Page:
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why is his son strategically and also military important? what's the significance of the fact that the counter offensive begins here near car has son will 1st it's the location at the river sides of food. net or the very broad river, and then generally it's about um, getting this house or off you cream back. and this is the region was all the ports to the black sea. that is very important, not only of warm corn to exports or which we have heard, but, but generally, the ukrainian economy needs access to ports in order to function and herb. at the moment, most of the ports are blocked by russian troops or taken and occupied. so there's a strategically important as now the 3rd theater we at the beginning of the war 6 months ago we saw the battle of kiff. then after a few weeks, it changed to the east to the occupied territories in eastern green. and now the,
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i was become suzy, mean a battle field, and it's important for kids to show at the title of the program that they are able to push back. it's a question whether they will be able to push out the rest. i'm not so sure about that, but putting back as important to get signals that it makes sense to deliver weapons or to make this hassan are so have symbolic emotional significance for ukrainians will definitely, but it's the 1st big rain. steel was taken by the russians beginning this war, and there was also a lot of seeming at me a failure failure on the part of the ukrainian script services senior ukraine officials cooperating with the russians. some of the bridges leading from crimea had been mined in the run up to the war. but then suddenly, when the russians appeared, those mines were gone for present has fired several top security officials who are responsible for that region. so there's real, i think, and a bad blood and me a feeling of shame among lots of high officials in ukraine that they weren't able to kind of route out these collaborators in the lead up to this war. so if there's any that need to kind of show some successes to the population, but also this is
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a reachable and attainable goal. this is a quite comparatively small chunk of territory on the right hand side of the knee pro river. so, you know, compared to try and take all the south back, this is something that is easily definable. and we've heard reports that the american military visors to ukraine had actually pushed for the ukrainians to limit their ambition. and to really focus on kind of more attainable goals rather than trying to do too much on too many fronts have son was in fact taken as mentioned in the early weeks of the war, as events were moving very fast. but deadlock soon said in success in retaking house and could break long, stale made during which neither side managed to make meaningful territorial gains. the goal is to recapture lost territories. the battle in the care sun region has begun. seen here pictures of its preparation. here reports that some villages have already been liberated only what if the russian military wants to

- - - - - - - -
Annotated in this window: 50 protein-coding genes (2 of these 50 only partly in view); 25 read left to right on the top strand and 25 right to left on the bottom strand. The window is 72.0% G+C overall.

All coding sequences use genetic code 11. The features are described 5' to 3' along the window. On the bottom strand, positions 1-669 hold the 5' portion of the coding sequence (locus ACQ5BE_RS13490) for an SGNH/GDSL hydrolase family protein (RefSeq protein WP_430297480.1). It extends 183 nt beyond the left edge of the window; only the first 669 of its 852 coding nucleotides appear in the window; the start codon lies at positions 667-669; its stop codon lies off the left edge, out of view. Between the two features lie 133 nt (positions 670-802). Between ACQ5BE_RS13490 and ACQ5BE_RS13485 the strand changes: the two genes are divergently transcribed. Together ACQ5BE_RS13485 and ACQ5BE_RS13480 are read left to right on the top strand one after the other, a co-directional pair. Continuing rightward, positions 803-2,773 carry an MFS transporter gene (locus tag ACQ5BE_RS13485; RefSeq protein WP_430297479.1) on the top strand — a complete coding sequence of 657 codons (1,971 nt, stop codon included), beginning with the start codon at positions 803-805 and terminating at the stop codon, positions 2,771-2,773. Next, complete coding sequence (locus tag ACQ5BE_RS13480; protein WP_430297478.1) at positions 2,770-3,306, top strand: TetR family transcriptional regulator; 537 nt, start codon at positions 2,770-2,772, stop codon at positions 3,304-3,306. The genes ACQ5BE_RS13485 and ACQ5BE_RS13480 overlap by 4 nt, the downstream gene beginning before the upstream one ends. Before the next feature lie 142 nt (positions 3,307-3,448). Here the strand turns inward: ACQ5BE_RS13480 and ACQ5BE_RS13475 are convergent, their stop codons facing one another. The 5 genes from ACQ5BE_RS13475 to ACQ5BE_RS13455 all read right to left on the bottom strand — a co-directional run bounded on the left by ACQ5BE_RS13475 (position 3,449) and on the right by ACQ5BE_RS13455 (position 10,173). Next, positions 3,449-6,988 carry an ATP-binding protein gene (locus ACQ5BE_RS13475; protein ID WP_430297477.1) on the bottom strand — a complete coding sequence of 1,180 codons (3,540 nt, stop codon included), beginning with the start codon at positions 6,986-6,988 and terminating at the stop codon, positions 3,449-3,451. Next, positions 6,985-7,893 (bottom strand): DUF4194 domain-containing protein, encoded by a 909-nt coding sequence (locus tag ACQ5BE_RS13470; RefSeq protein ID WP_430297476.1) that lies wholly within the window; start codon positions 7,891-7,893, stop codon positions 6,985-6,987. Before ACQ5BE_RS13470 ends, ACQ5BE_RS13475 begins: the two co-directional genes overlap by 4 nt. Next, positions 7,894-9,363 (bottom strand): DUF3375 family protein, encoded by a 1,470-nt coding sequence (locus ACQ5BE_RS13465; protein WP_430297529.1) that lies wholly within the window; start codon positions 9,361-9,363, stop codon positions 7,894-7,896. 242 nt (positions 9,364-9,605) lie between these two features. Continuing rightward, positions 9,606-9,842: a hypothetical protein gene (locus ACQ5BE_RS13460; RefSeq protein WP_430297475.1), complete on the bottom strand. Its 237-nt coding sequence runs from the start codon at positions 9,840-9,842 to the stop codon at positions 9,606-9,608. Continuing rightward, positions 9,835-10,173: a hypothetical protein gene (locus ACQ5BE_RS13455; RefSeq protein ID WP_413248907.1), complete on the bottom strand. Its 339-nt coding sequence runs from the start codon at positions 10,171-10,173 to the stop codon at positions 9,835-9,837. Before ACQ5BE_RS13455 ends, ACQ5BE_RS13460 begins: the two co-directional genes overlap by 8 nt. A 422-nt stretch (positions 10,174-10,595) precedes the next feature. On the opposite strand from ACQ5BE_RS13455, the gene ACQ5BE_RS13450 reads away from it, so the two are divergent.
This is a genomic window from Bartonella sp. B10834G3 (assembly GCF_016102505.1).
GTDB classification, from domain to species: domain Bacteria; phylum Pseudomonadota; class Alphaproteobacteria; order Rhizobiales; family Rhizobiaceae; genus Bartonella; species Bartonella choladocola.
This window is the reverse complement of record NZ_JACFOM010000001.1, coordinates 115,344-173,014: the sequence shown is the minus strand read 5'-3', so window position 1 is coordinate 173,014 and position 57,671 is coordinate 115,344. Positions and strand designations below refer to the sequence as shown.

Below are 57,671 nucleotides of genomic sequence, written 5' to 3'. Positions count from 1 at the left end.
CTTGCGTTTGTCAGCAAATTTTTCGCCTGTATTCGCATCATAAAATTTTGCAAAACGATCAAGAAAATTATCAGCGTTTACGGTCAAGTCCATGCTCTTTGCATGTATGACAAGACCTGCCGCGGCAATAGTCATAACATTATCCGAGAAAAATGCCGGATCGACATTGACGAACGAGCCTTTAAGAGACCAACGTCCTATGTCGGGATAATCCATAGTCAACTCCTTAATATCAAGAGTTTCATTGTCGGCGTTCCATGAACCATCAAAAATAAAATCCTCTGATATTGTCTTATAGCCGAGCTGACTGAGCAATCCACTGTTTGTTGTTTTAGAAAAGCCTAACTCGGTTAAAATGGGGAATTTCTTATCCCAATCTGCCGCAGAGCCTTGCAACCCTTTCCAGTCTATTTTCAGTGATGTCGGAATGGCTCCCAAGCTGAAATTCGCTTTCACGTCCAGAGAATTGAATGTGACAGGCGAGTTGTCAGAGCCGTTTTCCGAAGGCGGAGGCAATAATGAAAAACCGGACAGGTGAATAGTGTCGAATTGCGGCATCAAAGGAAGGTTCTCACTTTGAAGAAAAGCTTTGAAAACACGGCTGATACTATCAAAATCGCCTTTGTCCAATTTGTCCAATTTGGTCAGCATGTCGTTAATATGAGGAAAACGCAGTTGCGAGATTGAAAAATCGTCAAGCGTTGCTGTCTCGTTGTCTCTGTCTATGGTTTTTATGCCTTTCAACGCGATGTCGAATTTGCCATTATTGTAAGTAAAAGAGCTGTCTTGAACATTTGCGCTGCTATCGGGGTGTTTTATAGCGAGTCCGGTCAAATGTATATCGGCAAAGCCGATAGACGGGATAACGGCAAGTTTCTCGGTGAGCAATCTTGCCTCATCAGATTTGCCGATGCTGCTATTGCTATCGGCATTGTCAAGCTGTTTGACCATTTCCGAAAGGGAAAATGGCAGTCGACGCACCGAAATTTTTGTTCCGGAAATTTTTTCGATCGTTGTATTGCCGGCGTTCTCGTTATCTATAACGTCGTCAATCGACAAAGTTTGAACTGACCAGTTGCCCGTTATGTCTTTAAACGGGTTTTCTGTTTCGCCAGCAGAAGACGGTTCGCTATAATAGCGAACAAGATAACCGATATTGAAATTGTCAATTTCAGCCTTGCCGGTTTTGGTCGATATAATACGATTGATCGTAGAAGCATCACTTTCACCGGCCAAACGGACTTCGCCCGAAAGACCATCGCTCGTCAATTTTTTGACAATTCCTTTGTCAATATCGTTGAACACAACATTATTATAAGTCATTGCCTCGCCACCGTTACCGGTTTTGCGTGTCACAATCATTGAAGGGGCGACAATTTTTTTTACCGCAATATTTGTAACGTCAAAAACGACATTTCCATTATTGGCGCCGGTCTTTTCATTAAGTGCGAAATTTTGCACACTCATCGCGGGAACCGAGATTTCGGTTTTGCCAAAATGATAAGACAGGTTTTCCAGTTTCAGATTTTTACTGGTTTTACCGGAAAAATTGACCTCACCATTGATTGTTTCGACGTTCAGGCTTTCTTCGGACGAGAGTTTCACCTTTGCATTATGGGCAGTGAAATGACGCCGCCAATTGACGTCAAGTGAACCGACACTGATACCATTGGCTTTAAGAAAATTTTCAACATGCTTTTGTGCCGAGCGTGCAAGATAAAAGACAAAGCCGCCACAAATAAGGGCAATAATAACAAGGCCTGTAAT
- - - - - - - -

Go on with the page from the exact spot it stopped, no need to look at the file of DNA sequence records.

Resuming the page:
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survive now is the time for russian soldiers to fleet? yes, to go home board, but if the occupiers are afraid to return home to russia on then let them surrender . we guarantee them compliance with all geneva convention norms. in recent days, russia had stepped up its attacks on ukraine, shelling sl of young skin car keefe in the east of the country. residential areas were also hit with many houses completely destroyed. according to british intelligence protein had hoped the intensified attacks would tie down ukrainian troops in the east, weakening the counter offensive in the south. but that clan appears to have failed . the ukrainian counter strike has begun. can ukraine win this war marina, that's the $64000000.00 question. what would you say?
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well, am the big advantage of the ukrainians? is that they have very modern weapon systems now? and as you know, why are they superior to what the russians have? well, it's actually because their precision guided, they can hit from a very long distance, but in depots and at russian military positions. the russians used to have a lot of weapons systems and also a lot of ammunition. but basically they're shooting blind. and as long as the west delivers those weapons as long as they're ukrainians can make use of them through a trained to use them. and this is what you mentioned all that before the new mission to train them. i think ukrainians have a real shot at, you know, like at least pushing them back, pushing them out is a harder question, but pushing them back. and here actually that's also one of the and the successes of the sanctions regime. because russia cannot build those really high, a modern weapon systems right now, because they're quiet microchips. this is one item that where they really rely on.